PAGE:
Farewell to Iakovos Kambanellis

Iakovos Kambanellis, one of the most prominent figures of post-war Greek literature, died yesterday at the age of 89.
Kambanellis was born on the island of Naxos and studied design in Athens. During the Nazi occupation of Greece in WW2 he became actively involved in the Resistance movement. He was arrested by the German occupying forces in 1943 and was sent to Mauthausen-Gusen concentration camp, from which he was liberated by the Allied Forces in 1945.
His legendary Mauthausen novel, which describes his experience as a concentration camp survivor, was set to music by Mikis Theodorakis and became one of the most influential works in Greek culture.
He wrote more than twenty plays and twelve film scripts, including Stella by Michael Cacoyannis and The Dragon by Nikos Koundouros. In an announcement, the Ministry of Culture and Tourism expressed deep regret for Kambanellis’ passing, noting that the deceased defined the style of post-war Greek theatre, adding that his works were deeply loved by the Greek audience, as they soberly and truthfully depicted the reality of life in Greece, its difficulties and joys.
ERT Digital Archive: Iakovos Kambanellis – Part 1& Part 2 (in Greek) [VIDEO]
(GREEK NEWS AGENDA)
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Holocaust Remembrance Day

» (GREEK NEWS AGENDA) Liberation of Auschwitz Anniversary

“Auschwitz took the lives of many; Greek Jews were dispro­portio­na­tely numerous among them. Greeks of other faiths also paid a heavy price, often in defence of their Jewish brethren.

Many have been declared Righteous among the Nations and their names are engraved at the Holocaust Memorial of Yad Vashem,” Alternate Foreign Minister Dimitris Droutsas said in a statement, issued on January 27, on the 65th anniversary of the liberation of the concentration camp.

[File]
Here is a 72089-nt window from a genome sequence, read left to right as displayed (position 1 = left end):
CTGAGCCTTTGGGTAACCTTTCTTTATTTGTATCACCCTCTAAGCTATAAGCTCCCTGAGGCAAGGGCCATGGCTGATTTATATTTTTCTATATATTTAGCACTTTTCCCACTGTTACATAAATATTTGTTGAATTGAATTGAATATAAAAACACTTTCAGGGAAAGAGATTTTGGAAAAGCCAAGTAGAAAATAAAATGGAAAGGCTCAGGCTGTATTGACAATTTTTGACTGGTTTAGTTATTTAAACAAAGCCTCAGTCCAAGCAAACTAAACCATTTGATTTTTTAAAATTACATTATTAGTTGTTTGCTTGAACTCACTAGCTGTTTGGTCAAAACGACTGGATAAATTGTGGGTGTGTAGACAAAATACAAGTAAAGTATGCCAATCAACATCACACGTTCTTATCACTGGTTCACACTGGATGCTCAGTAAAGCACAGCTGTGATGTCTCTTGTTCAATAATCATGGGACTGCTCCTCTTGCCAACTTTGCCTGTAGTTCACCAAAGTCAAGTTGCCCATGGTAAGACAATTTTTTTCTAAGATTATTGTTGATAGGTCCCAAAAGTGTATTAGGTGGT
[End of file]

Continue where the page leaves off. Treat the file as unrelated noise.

This year also marks the tenth anniversary of the Stockholm Declaration which launched a fertile rethinking of the Holocaust in Europe and Greece is proud to be among the original signatories of this epochal document, said Droutsas.

» “Greeks in Auschwitz-Birkenau” 

At a press conference at Greece’s Press and Communication Office in New York, on January 26, the head of the Foreign Ministry’s Diplomatic and Historical Archives, Fotini Tomai presented a series of evidence, documents and testimonies that reveal and highlight the extent of human tragedy as recorded in the book “Greeks in Auschwitz-Birkenau.”
This publication of the Foreign Ministry (in Greek and English) will be presented today at a special event at the Greek Consulate General in New York. 
See also: UN, International Holocaust Remembrance Day;
The United States Holocaust Memorial Museum: International Holocaust Remembrance Day;  Greek News Agenda: Special Issue – The Jews of Greece